Expert perspectives on lenvatinib/pembrolizumab combination therapy in renal cell carcinoma, including appropriate dosing and adverse event management.
Robert J. Motzer, MD: Joe, this patient was treated with lenvatinib, the 20-mg starting dose, and pembrolizumab. The data suggest that there are frequent dose reductions of lenvatinib. What’s your take on the importance of the 20-mg dose, or can we start at a lower dose and work our way up?
Chung-Han Lee, MD:The study for lenvatinib plus pembrolizumab dosing has not yet been done. However, we do extrapolate based off some of the other studies. Based off the CLEAR study, the recommended starting dose is lenvatinib at the 20-mg dose and then pembrolizumab at flat dose, either 200 mg every 3 weeks or 400 mg every 6 weeks. Other studies looking at lenvatinib, Study 218 looked at starting at a 14-mg dose and then escalating vs starting at the FDA-approved dose and coming down as per toxicity. What they did notice in that study is that the efficacy seemed not to be as good when you took that type of approach. When we think about the CLEAR study, the recommendation would be close clinical monitoring of patients starting at the 20-mg dose. Certainly, if you were seeing early toxicity, then backing down on the dose early. And like the patient we had here, when we dose reduce the patient, the regimen was quite tolerable.
Robert J. Motzer, MD: The strategy is to start with the full dose that was reported to have the efficacy, that 20 mg of lenvatinib with pembrolizumab, and then dose reduce as needed for toxicity.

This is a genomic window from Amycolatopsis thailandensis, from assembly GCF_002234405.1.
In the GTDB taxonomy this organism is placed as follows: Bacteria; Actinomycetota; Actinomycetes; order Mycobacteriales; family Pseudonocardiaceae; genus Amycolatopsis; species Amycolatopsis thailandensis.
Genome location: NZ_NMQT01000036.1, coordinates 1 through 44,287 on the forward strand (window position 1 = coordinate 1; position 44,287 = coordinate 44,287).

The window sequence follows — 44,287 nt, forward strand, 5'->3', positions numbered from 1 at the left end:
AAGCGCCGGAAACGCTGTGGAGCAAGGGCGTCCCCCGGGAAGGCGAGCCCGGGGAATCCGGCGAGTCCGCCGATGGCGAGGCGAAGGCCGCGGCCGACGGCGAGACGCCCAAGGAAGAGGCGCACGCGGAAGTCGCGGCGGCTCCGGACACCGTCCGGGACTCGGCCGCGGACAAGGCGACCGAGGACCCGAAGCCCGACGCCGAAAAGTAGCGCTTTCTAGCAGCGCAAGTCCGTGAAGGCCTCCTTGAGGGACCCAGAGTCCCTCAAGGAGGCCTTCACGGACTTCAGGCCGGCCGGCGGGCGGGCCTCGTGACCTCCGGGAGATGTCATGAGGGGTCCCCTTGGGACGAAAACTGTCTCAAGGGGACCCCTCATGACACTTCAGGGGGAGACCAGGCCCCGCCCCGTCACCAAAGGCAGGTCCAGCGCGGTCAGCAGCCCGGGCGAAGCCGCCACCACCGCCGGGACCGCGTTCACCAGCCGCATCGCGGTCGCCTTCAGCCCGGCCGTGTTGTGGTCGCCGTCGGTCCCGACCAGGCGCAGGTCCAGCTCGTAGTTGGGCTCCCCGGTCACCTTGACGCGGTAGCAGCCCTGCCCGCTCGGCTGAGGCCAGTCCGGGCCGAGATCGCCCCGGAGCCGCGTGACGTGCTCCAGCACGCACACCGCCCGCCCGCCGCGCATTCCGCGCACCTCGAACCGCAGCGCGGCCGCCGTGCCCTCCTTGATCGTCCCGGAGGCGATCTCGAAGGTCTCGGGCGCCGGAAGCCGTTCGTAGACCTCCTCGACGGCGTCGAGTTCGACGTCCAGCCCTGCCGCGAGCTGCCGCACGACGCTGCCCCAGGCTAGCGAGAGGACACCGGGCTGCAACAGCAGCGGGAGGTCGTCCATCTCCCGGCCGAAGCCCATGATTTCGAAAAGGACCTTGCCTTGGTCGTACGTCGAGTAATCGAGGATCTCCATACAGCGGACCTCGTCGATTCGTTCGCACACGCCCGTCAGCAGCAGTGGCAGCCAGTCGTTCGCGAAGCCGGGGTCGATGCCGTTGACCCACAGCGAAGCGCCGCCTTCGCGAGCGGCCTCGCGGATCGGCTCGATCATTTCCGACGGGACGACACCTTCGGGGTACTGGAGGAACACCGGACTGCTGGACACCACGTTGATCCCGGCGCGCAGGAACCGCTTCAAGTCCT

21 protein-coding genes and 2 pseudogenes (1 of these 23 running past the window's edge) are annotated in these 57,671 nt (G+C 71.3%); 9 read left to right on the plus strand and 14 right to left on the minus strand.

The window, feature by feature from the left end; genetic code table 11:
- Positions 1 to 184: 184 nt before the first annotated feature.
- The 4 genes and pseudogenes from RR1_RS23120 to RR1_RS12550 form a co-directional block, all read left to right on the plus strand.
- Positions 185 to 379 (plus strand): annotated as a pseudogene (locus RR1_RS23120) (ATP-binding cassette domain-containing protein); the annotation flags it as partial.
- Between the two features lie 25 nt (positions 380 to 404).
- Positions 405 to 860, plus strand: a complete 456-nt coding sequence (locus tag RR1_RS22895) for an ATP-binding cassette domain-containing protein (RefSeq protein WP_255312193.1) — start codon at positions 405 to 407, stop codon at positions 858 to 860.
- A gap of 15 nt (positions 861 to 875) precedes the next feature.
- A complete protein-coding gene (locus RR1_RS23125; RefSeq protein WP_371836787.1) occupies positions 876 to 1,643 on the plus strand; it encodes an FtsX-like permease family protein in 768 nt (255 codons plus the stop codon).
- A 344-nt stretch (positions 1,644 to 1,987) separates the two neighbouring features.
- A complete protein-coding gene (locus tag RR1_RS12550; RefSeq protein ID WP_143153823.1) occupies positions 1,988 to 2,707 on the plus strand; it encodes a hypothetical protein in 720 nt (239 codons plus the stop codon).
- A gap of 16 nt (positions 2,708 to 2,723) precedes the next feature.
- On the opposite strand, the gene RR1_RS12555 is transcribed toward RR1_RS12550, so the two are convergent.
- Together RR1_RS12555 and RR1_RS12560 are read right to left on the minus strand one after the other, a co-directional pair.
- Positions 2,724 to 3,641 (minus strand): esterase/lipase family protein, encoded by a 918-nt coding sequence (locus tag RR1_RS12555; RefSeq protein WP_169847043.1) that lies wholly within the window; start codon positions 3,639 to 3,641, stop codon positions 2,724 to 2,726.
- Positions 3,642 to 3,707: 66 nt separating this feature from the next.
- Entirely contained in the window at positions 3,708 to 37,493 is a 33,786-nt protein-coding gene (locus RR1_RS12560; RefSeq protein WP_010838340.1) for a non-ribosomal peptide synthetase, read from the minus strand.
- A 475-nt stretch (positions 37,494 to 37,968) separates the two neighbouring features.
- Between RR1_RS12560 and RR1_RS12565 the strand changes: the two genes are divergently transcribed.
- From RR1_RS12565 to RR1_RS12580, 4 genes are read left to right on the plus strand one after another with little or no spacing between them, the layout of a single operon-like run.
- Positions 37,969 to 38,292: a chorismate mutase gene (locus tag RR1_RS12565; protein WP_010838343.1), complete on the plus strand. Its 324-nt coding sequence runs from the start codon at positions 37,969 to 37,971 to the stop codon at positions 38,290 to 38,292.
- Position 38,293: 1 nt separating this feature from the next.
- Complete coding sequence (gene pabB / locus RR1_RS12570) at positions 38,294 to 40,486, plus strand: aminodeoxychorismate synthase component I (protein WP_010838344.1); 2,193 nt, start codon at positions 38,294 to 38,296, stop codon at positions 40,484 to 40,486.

What’s been your experience, Maria, the predominant toxicities that you should counsel patients with who are treated with lenvatinib and make physicians aware, with this particular compound?
Maria I. Carlo, MD: This is across the board with TKIs [tyrosine kinase inhibitors], but they do have a slight predominance of some symptoms with lenvatinib. I do see a good degree of fatigue, especially at the 20-mg dose, and hypertension. Those probably are the 2 most common reasons for dose reduction in my experience. Certainly, diarrhea and poor appetite, general GI [gastrointestinal] symptoms. Hand and foot disease is an issue, but to me, it’s usually not the first one, or not the reason for the dose reduction. It’s the fatigue, GI symptoms, and hypertension, I would say.
Transcript edited for clarity.